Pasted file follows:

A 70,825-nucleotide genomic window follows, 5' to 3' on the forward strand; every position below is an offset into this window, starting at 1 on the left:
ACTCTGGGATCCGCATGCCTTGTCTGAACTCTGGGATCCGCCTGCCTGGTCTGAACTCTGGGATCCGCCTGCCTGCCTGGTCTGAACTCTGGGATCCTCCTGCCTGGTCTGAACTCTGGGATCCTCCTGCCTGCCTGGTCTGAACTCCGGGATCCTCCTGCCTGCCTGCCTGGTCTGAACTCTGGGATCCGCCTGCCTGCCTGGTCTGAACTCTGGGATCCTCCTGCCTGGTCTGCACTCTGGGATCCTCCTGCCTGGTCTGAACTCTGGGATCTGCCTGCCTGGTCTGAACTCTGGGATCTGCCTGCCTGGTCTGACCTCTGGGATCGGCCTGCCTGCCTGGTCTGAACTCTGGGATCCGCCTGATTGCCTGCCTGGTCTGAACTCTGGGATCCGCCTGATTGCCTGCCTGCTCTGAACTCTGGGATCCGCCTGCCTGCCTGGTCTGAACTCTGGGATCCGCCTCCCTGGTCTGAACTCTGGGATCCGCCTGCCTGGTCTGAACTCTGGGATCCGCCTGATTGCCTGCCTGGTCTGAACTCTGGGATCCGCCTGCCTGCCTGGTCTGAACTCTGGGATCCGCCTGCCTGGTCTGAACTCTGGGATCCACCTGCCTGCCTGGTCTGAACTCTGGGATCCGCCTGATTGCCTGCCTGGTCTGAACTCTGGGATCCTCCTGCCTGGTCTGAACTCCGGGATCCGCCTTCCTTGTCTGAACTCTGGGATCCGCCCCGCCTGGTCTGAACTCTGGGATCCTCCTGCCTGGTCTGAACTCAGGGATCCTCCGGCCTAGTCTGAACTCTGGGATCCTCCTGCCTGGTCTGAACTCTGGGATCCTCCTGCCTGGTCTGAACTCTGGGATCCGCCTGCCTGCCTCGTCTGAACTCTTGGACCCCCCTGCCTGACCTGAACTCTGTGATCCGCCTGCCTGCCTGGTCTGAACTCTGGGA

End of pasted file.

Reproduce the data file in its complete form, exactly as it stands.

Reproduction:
A 70,825-nucleotide genomic window follows, 5' to 3' on the forward strand; every position below is an offset into this window, starting at 1 on the left:
ACTCTGGGATCCGCATGCCTTGTCTGAACTCTGGGATCCGCCTGCCTGGTCTGAACTCTGGGATCCGCCTGCCTGCCTGGTCTGAACTCTGGGATCCTCCTGCCTGGTCTGAACTCTGGGATCCTCCTGCCTGCCTGGTCTGAACTCCGGGATCCTCCTGCCTGCCTGCCTGGTCTGAACTCTGGGATCCGCCTGCCTGCCTGGTCTGAACTCTGGGATCCTCCTGCCTGGTCTGCACTCTGGGATCCTCCTGCCTGGTCTGAACTCTGGGATCTGCCTGCCTGGTCTGAACTCTGGGATCTGCCTGCCTGGTCTGACCTCTGGGATCGGCCTGCCTGCCTGGTCTGAACTCTGGGATCCGCCTGATTGCCTGCCTGGTCTGAACTCTGGGATCCGCCTGATTGCCTGCCTGCTCTGAACTCTGGGATCCGCCTGCCTGCCTGGTCTGAACTCTGGGATCCGCCTCCCTGGTCTGAACTCTGGGATCCGCCTGCCTGGTCTGAACTCTGGGATCCGCCTGATTGCCTGCCTGGTCTGAACTCTGGGATCCGCCTGCCTGCCTGGTCTGAACTCTGGGATCCGCCTGCCTGGTCTGAACTCTGGGATCCACCTGCCTGCCTGGTCTGAACTCTGGGATCCGCCTGATTGCCTGCCTGGTCTGAACTCTGGGATCCTCCTGCCTGGTCTGAACTCCGGGATCCGCCTTCCTTGTCTGAACTCTGGGATCCGCCCCGCCTGGTCTGAACTCTGGGATCCTCCTGCCTGGTCTGAACTCAGGGATCCTCCGGCCTAGTCTGAACTCTGGGATCCTCCTGCCTGGTCTGAACTCTGGGATCCTCCTGCCTGGTCTGAACTCTGGGATCCGCCTGCCTGCCTCGTCTGAACTCTTGGACCCCCCTGCCTGACCTGAACTCTGTGATCCGCCTGCCTGCCTGGTCTGAACTCTGGGA